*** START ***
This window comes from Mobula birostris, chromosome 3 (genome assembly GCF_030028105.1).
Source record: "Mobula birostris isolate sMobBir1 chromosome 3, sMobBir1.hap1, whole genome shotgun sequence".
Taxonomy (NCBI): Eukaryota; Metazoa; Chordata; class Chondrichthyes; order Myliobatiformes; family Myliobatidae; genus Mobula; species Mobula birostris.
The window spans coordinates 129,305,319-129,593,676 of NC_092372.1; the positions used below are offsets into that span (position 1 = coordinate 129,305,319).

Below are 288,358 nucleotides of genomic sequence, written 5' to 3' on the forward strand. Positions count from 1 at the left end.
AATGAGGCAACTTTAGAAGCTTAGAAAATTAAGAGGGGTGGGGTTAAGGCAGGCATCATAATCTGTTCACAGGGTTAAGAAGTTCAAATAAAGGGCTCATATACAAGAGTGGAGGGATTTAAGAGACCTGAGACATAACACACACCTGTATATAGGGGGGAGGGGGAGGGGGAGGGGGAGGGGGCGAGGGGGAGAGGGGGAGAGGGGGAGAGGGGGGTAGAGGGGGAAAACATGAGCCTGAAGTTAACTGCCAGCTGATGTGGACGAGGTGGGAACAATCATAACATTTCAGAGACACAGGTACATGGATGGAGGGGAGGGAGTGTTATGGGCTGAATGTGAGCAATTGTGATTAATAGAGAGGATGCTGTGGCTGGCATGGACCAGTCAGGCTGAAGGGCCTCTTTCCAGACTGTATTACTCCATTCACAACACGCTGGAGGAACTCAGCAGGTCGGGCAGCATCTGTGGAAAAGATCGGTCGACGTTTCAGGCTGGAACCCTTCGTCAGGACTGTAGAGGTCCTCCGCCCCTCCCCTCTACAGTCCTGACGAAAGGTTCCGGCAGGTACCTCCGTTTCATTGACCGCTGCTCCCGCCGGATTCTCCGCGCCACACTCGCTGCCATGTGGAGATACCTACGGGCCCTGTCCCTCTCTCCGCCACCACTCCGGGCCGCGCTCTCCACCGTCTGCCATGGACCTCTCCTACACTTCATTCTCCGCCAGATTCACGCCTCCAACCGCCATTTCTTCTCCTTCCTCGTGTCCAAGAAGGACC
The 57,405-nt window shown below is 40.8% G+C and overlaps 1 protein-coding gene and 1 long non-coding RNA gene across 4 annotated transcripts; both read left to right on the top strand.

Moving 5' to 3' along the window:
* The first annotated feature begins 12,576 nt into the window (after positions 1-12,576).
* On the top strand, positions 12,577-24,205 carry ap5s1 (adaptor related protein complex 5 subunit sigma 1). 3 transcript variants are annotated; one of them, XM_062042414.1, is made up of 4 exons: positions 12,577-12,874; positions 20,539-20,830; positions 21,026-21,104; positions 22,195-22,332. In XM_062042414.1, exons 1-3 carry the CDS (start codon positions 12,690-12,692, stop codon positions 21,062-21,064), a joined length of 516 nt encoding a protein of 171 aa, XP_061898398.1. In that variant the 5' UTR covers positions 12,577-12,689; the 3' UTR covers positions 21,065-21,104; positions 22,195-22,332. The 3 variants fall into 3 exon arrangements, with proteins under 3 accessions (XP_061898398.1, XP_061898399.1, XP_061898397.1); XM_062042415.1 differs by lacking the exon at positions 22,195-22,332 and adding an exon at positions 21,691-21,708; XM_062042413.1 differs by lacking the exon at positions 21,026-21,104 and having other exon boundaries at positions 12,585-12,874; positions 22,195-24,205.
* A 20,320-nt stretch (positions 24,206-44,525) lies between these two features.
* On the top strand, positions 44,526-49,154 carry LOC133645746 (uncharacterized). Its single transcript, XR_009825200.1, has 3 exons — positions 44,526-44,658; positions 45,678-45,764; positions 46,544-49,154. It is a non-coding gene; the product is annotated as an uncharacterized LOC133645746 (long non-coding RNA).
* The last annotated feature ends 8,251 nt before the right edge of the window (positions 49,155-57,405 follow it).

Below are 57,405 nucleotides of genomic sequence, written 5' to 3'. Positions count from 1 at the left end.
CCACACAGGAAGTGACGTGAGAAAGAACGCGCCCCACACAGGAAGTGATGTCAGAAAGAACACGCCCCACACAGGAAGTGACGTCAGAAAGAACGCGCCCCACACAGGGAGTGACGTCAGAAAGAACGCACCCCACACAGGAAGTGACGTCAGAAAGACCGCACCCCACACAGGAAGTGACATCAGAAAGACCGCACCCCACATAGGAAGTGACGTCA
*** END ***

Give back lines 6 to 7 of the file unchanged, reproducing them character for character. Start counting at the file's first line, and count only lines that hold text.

AATGAGGCAACTTTAGAAGCTTAGAAAATTAAGAGGGGTGGGGTTAAGGCAGGCATCATAATCTGTTCACAGGGTTAAGAAGTTCAAATAAAGGGCTCATATACAAGAGTGGAGGGATTTAAGAGACCTGAGACATAACACACACCTGTATATAGGGGGGAGGGGGAGGGGGAGGGGGAGGGGGCGAGGGGGAGAGGGGGAGAGGGGGAGAGGGGGGTAGAGGGGGAAAACATGAGCCTGAAGTTAACTGCCAGCTGATGTGGACGAGGTGGGAACAATCATAACATTTCAGAGACACAGGTACATGGATGGAGGGGAGGGAGTGTTATGGGCTGAATGTGAGCAATTGTGATTAATAGAGAGGATGCTGTGGCTGGCATGGACCAGTCAGGCTGAAGGGCCTCTTTCCAGACTGTATTACTCCATTCACAACACGCTGGAGGAACTCAGCAGGTCGGGCAGCATCTGTGGAAAAGATCGGTCGACGTTTCAGGCTGGAACCCTTCGTCAGGACTGTAGAGGTCCTCCGCCCCTCCCCTCTACAGTCCTGACGAAAGGTTCCGGCAGGTACCTCCGTTTCATTGACCGCTGCTCCCGCCGGATTCTCCGCGCCACACTCGCTGCCATGTGGAGATACCTACGGGCCCTGTCCCTCTCTCCGCCACCACTCCGGGCCGCGCTCTCCACCGTCTGCCATGGACCTCTCCTACACTTCATTCTCCGCCAGATTCACGCCTCCAACCGCCATTTCTTCTCCTTCCTCGTGTCCAAGAAGGACC
The 57,405-nt window shown below is 40.8% G+C and overlaps 1 protein-coding gene and 1 long non-coding RNA gene across 4 annotated transcripts; both read left to right on the top strand.